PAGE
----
Shaping is the backbone of clicker training. When we click the clicker to highlight a desired behavior in our horses we are shaping behavior. We are selectively reinforcing that behavior making it more likely that the horse will repeat it in the future. From the very first lesson in targeting you have been learning how to shape behavior with the clicker.
The question is: are you a good shaper? Do you see small details of movement and do you know how to use them? Are you a splitter of behavior or a lumper? Splitters see detail. They train in tiny steps which makes it easier for their horses to learn from them. Lumpers ask for too much too fast. This often creates frustration and confusion in their horses. Nowhere is this seen more clearly than in freeshaping.
When you freeshape you are not luring the behavior with targets or triggering it in any other way through your direct actions. You are simply observing your animal and marking desired responses with a click and a treat.
Microshaping is a term coined by the UK dog trainer, Kay Lawrence. It refers to splitters versus lumpers. Microshaping lets you maintain high rates of reinforcement by looking at the underlying reaction patterns that create complex movements. Kay Lawrence began exploring microshaping because she was concerned by what she saw in the canine clicker community. People were taking too many shortcuts to get to their end goal. They were creating frustrated, anxious learners and the behavior they were ending up with in the show rings was many times biomechanically incorrect.
So Kay started looking at the underlying reaction patterns that went into the movements these handlers were trying to shape. In other words, what happens just before a dog sits, or backs up? Can you see the small movement that predicts the larger target behavior? When Kay taught her students to train using microshaping, she saw improved learning success and much happier dogs.
Micromovements are at the core of single-rein riding, so Kay's work certainly got my attention. One of the many things she stressed in microshaping was the need for a high rate of reinfocement. With the dogs she trained in short trials, a minute at a time for a session, but in that minute the dog experienced a high rate of success because it was being reinforced for such tiny increments of improvement. The result was happy, eager dogs who very much understood and could reproduce reliably a very high quality of performance.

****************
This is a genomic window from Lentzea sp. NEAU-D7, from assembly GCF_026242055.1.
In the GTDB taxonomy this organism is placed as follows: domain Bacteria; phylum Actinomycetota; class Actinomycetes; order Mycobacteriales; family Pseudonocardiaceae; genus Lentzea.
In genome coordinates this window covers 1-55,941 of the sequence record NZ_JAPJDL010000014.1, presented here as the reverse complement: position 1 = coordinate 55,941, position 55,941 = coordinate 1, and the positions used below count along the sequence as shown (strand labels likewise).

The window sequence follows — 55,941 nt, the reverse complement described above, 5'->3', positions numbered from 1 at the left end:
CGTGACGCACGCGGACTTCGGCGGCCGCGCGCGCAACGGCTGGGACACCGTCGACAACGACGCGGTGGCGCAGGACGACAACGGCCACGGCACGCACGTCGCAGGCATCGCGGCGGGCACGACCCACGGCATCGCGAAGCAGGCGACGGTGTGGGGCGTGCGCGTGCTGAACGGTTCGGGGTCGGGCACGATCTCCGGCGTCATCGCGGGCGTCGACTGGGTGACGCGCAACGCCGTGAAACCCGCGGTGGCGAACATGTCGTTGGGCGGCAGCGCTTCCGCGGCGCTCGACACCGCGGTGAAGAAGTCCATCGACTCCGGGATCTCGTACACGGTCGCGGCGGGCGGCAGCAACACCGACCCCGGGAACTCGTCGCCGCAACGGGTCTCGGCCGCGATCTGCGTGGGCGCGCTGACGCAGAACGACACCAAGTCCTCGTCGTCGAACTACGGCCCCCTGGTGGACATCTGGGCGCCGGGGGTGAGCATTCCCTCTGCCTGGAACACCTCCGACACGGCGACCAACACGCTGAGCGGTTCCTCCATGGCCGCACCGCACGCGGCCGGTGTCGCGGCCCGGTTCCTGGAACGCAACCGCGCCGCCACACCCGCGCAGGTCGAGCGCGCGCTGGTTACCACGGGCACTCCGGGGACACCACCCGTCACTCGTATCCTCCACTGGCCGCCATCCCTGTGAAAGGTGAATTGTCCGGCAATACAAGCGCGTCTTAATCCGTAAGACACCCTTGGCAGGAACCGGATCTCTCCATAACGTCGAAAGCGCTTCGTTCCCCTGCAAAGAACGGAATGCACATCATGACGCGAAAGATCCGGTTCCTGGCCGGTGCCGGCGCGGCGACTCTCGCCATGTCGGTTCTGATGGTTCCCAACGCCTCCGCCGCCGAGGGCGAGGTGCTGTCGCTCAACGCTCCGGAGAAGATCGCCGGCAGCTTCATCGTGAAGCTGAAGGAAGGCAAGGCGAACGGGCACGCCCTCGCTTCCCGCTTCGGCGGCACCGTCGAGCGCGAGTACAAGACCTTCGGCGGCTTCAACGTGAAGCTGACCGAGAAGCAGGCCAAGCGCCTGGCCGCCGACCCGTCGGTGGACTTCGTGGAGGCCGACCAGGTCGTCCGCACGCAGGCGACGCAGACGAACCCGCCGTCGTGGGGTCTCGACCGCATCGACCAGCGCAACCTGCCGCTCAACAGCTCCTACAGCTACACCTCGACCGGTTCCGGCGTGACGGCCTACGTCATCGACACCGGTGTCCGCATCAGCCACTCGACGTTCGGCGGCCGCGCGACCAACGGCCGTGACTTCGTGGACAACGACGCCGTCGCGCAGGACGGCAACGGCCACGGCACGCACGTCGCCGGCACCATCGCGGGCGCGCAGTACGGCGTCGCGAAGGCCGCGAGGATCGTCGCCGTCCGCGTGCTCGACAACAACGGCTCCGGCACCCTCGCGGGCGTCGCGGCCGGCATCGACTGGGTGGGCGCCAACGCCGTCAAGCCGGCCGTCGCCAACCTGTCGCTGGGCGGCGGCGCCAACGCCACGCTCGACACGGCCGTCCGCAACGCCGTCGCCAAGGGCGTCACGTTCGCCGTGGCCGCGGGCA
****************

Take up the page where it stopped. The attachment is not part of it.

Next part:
Such short training sessions don't seem very practical with horses, and at times they aren't even possible. At clinics I am often working with horses who are falling apart emotionally. They are in an unfamiliar environment, away from their pasture mates, and they are afraid. We can't easily work them for a minute and then put them away. We need to keep these horses engaged with us to keep them safe. But an upset horse can be a challenge to work with. Their focus is outside the ring. It's all on leaving, getting back to the security of their home herd.
Figuring out safe, clicker-compatible ways to work with these upset horses was the origin of the microshaping strategy that is featured on this DVD. You'll learn how to bring an anxious horse's focus back onto you by simply slouching against the side of his pen and watching for micromovements to click. No chasing him around round pens, no driving his feet into motion. The motto for this style of training could easily be: why sweat when you can slouch?
The microshaping strategy is an excellent way for handlers to learn to see detail. That makes it a perfect DVD to watch before you launch into the single-rein riding techniques taught in the later DVDs. Single-rein riding is all about seeing detail.
This DVD will show you not only how to see detail, but also how to use it to create beautiful balance. It introduces you to "Equine Pilates", to shaping for a sound spine.
Approx 2 hours.
Click Here to read what Alexandra Kurland says about her series of clicker training books and DVDs, and how to get the best from the lesson sequence.